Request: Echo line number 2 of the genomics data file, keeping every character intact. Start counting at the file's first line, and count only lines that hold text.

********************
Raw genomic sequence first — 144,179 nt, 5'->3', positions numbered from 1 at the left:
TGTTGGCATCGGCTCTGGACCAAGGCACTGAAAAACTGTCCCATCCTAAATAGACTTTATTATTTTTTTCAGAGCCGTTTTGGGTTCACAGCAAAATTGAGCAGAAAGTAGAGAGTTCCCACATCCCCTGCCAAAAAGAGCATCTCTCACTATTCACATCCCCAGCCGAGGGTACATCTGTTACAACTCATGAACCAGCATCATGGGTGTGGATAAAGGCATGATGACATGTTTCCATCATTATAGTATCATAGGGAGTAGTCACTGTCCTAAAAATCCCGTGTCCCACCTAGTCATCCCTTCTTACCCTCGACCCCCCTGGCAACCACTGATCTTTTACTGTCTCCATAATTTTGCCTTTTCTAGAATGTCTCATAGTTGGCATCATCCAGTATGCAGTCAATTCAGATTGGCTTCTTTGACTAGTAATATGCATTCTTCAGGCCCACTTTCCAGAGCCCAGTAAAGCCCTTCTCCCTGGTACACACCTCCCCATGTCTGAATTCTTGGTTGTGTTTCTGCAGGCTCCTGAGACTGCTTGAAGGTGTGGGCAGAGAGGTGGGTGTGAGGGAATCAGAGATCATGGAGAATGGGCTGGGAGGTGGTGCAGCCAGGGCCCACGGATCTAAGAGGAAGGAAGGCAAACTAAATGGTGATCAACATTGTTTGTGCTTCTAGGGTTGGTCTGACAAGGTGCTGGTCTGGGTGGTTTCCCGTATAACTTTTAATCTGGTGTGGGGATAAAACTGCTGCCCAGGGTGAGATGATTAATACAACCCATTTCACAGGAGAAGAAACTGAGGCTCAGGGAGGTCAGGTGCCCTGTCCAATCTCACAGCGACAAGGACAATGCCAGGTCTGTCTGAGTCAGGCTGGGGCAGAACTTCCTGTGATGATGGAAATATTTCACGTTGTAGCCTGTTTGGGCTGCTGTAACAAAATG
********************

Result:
TGTTGGCATCGGCTCTGGACCAAGGCACTGAAAAACTGTCCCATCCTAAATAGACTTTATTATTTTTTTCAGAGCCGTTTTGGGTTCACAGCAAAATTGAGCAGAAAGTAGAGAGTTCCCACATCCCCTGCCAAAAAGAGCATCTCTCACTATTCACATCCCCAGCCGAGGGTACATCTGTTACAACTCATGAACCAGCATCATGGGTGTGGATAAAGGCATGATGACATGTTTCCATCATTATAGTATCATAGGGAGTAGTCACTGTCCTAAAAATCCCGTGTCCCACCTAGTCATCCCTTCTTACCCTCGACCCCCCTGGCAACCACTGATCTTTTACTGTCTCCATAATTTTGCCTTTTCTAGAATGTCTCATAGTTGGCATCATCCAGTATGCAGTCAATTCAGATTGGCTTCTTTGACTAGTAATATGCATTCTTCAGGCCCACTTTCCAGAGCCCAGTAAAGCCCTTCTCCCTGGTACACACCTCCCCATGTCTGAATTCTTGGTTGTGTTTCTGCAGGCTCCTGAGACTGCTTGAAGGTGTGGGCAGAGAGGTGGGTGTGAGGGAATCAGAGATCATGGAGAATGGGCTGGGAGGTGGTGCAGCCAGGGCCCACGGATCTAAGAGGAAGGAAGGCAAACTAAATGGTGATCAACATTGTTTGTGCTTCTAGGGTTGGTCTGACAAGGTGCTGGTCTGGGTGGTTTCCCGTATAACTTTTAATCTGGTGTGGGGATAAAACTGCTGCCCAGGGTGAGATGATTAATACAACCCATTTCACAGGAGAAGAAACTGAGGCTCAGGGAGGTCAGGTGCCCTGTCCAATCTCACAGCGACAAGGACAATGCCAGGTCTGTCTGAGTCAGGCTGGGGCAGAACTTCCTGTGATGATGGAAATATTTCACGTTGTAGCCTGTTTGGGCTGCTGTAACAAAATG